institutions 20n26, 29, 42, 44, 47–9, 67, 171–2n28, 53–4, 57, 66–7, 83n47, 144, 263, 265 nāyikā-bhed 38, 40, 45–6, 60, 80n28, 131n55, 139–40, 155 plagiarism in Hindi 24, 27–9 samasyāpūrti 44–5, 81n32, 139, 169n14 shringārik kavitā 139, 141–2, 150, 267–8 defence of khicharī Hindi 105, 134n82 definition(s) of Hindi sāhitya 13, 77, 90–2, 95–7, 116, 120, 122, 124n11, 189, 201, 266 editorial remarks (vividh vishay) 18, 20n26, 89, 172n3 genre under direction of 188–9 his handwritten notes 49, 51, 77, 62–63, 255n29, 258n50, 267 his image-poems 14, 150–60, 174nn48, 52, 175nn56, 58, 263 his poetic agenda and programme 37, 67, 100, 110–11, 137–42, 145, 159–60, 167, 168nn9–12, 170n21, 178 his revisions to author submissions 15, 108, 171n25, 175n56, 178, 215, 231, 241–2, 255n29, 258n50, 267. See also handwritten notes, under Dwivedi his Rīti-style physical descriptions of female form 159–60

Index 287

metres, recommended by him for Khari Boli poetry 138, 159, 168n9–12, 174n44 naturalism, his preference for 104, 189–94, 201, 213n55, 241 pseudonyms of 87–8n73 Dwivedi Era 4, 6, 12, 192, 269 biographical essays of 196 historical fiction of 14, 195–6, 211n50 poetry, poets of 142, 180, 278 popular novelists of 83n46 science fiction of 14, 184, 194–6, 211n49 short stories of 180, 194–201 early Hindi poetry 60, 98, 127n31, 128n36, 180, 208n31 English 8, 17n11, 33–4, 54, 76, 94, 109, 148, 162, 199 Indian elite educated in 32, 60, 117 Indian periodicals in 110 literature in 27–9, 91, 117 Fort William College 102, 118–19, 134n85 Gahmari, Gopalram 180 Gangāvataran (Ravi Varma) with pre-modern Hindi poem (Kishorilal Goswami) 173n38 gendered content, narratives 15, 29, 31, 34, 40, 53, 59–61, 214, 233–4, 241–9, 269 Ghalib, Mirza 129n45 Ghosh, Chintamani 8, 20n25, 124n8, 146, 172, 209n34

Ghosh, Girijakumar. See Parvatinandan, Lala Ghosh, Rajendrabala. See Banga Mahila Gilchrist, John 118, 134n80 Goswami, Kishorilal 21n37, 84n51, 130n53, 170, 180–3, 200, 216 grammar(s) 1–2, 74, 95, 108, 115–16, 119, 124n8, 131n56, 264. See also Vyākaran Gujarati (language) 127n31 literature in 155, 174n52, 251n7 women 155, 157 Gupta, Balmukund 5, 70, 81n33, 87n73, 133n70, 143, 267 Gupta, Maithilisharan 14, 111, 132n66, 133n69, 161, 164, 171n25, 176n59, 263 Gupta, Nagendranath 184, 204n10 Guru, Kamtaprasad 161, 166 ‘Hali’, Altaf Husain 128n40, 170n21, 142, 266 harigītikā (metre) 176n60 Harishchandra, Bharatendu 3, 8–9, 19n19, 21n37, 96, 115, 133n71, 134n86 Harishchandrachandrikā 19n19 Hindi (language) 17n10, 31, 80n22 cartoon depiction of 53 chaupāī 151, 155, 159, 168n11, 174n50, 175n56 early influences and experiments on 180–8 literature in 3, 6, 28 modern 6, 9, 13, 22n38, 24, 40, 58, 76–7, 90, 99, 104–8, 116, 118, 135–8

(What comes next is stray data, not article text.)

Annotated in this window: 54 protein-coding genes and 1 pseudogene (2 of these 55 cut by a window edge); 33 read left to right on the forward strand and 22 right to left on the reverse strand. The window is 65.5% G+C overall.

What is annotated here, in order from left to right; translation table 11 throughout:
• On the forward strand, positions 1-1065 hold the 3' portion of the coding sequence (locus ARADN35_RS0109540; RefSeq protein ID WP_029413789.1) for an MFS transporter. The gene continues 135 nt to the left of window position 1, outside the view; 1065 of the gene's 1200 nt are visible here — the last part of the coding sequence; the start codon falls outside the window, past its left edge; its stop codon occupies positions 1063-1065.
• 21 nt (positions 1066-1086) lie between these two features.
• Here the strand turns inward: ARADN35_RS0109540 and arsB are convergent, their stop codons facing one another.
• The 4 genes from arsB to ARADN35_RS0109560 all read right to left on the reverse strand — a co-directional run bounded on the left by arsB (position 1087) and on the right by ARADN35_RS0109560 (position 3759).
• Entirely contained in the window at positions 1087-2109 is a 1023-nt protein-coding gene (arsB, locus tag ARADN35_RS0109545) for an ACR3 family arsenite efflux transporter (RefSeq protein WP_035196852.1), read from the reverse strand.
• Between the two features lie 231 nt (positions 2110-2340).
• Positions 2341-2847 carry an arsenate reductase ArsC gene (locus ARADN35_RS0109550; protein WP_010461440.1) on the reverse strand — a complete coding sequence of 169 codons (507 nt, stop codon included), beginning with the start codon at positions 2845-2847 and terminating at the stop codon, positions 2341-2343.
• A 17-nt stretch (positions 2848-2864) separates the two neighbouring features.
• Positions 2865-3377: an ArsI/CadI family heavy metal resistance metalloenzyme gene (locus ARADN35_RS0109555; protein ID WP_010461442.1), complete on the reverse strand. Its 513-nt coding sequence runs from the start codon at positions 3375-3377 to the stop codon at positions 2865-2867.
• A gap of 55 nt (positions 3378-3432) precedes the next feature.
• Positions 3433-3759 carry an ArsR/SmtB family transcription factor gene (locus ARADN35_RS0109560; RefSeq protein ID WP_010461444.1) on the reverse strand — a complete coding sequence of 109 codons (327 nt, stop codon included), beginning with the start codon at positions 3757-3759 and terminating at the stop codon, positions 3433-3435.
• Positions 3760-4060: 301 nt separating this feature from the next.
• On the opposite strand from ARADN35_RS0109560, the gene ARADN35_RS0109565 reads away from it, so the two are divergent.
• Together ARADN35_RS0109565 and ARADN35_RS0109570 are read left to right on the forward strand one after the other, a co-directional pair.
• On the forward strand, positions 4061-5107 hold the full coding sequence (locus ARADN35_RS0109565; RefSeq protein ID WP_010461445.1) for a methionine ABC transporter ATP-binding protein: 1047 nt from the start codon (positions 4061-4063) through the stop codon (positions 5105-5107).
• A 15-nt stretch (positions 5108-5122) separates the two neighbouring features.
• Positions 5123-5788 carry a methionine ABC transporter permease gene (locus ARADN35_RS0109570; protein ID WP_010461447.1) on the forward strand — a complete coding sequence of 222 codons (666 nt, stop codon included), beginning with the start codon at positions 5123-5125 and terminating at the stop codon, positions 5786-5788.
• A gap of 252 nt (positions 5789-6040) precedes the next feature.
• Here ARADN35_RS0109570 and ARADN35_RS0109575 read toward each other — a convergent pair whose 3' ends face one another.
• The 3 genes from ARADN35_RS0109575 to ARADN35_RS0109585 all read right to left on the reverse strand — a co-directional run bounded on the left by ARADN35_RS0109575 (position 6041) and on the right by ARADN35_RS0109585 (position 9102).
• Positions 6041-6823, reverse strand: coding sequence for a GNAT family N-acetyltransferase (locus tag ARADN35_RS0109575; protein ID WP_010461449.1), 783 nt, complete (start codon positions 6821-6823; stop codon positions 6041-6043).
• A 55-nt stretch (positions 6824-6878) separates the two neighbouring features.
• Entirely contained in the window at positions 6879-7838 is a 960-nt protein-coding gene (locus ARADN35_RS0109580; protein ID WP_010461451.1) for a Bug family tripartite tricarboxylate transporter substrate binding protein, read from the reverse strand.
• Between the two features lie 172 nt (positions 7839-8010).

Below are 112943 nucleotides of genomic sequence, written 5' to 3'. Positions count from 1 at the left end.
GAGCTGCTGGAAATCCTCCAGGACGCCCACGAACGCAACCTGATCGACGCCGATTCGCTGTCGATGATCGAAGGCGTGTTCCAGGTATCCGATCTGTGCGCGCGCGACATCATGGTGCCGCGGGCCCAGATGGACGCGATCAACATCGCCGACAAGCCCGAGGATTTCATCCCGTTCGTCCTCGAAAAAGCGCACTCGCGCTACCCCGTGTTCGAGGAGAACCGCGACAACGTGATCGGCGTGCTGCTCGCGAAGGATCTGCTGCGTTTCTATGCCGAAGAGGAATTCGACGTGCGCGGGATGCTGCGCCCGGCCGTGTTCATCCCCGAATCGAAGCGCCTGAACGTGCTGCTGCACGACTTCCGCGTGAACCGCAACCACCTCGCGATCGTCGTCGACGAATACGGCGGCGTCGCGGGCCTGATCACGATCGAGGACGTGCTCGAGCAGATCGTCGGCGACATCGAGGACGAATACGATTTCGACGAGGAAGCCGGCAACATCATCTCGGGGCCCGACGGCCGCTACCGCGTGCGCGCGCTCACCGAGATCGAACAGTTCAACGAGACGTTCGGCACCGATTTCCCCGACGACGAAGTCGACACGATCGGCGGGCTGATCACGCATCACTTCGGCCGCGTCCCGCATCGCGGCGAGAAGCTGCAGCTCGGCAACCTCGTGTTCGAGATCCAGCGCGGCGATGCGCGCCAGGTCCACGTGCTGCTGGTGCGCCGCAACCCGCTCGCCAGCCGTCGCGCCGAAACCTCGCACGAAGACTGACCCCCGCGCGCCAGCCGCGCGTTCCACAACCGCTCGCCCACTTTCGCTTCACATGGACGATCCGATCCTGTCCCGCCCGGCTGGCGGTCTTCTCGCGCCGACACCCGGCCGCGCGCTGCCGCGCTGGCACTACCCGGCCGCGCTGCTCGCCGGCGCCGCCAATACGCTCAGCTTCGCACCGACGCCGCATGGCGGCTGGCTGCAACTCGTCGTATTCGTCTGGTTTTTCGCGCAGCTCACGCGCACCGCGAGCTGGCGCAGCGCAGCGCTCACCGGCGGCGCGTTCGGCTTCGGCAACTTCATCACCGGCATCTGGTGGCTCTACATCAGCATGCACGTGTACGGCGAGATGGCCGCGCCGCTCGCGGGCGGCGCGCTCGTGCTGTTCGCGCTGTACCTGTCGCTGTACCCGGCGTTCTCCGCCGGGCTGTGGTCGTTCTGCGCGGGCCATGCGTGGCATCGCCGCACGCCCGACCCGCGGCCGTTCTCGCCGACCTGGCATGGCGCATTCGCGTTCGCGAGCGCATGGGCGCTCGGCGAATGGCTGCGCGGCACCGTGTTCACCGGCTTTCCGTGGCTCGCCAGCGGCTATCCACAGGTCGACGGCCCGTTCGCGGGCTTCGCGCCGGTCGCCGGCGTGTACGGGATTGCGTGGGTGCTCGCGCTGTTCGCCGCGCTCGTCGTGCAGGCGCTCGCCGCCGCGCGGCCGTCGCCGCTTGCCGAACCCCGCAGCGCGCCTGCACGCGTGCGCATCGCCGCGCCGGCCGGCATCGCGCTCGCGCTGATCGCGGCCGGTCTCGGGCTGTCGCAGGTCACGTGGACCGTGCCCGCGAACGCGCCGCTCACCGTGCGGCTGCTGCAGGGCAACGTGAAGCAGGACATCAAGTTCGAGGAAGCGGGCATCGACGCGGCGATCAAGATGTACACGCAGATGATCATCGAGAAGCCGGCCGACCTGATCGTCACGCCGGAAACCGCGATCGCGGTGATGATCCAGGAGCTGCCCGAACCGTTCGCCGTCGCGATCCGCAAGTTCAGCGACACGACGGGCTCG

as national language 1, 3, 5, 12, 21, 29, 101, 104, 117, 123n4, 160, 168n6, 216, 251n6, 264 new genre in 179–80 origin and natural evolution 97–104, 264 pre-modern form 3, 97, 99 present state of 25–42 speakers of 34, 69, 121, 131n55 women writing in 215, 232, 251n3 Hindī pradīp 19n19, 21n32, 91, 172n31 Hindi sāhitya 60, 78n6, 89–7, 121–2, 179, 262 branches of 108–9 cartoons of 24 in a competitive colonial context 107, 116–17, 135, 179, 266 definition of. See under Dwivedi, Mahavir Prasad national 3, 17n9, 89–90, 108–17, 119–20, 137 visual representation of, in Sarasvatī 24, 25–6, 36, 60, 77n4, 78n6, 173n42, 205n11 Hindī sāhitya kā itihās (Ramchandra Shukla) 13, 92, 124n12, 204n9, 205n14, 254n18 Hindi Sahitya Sammelan 107, 123n4, 138, 261, 266 Hindi Scientific Glossary, The 109, 123n7, 131n59 ‘Hindī–Urdū’, in Sarasvatī 29–32, 34, 59, 61, 78n5, 79n15, 80n21–4, 83n43, 85n58. See also Das, Radhakrishna history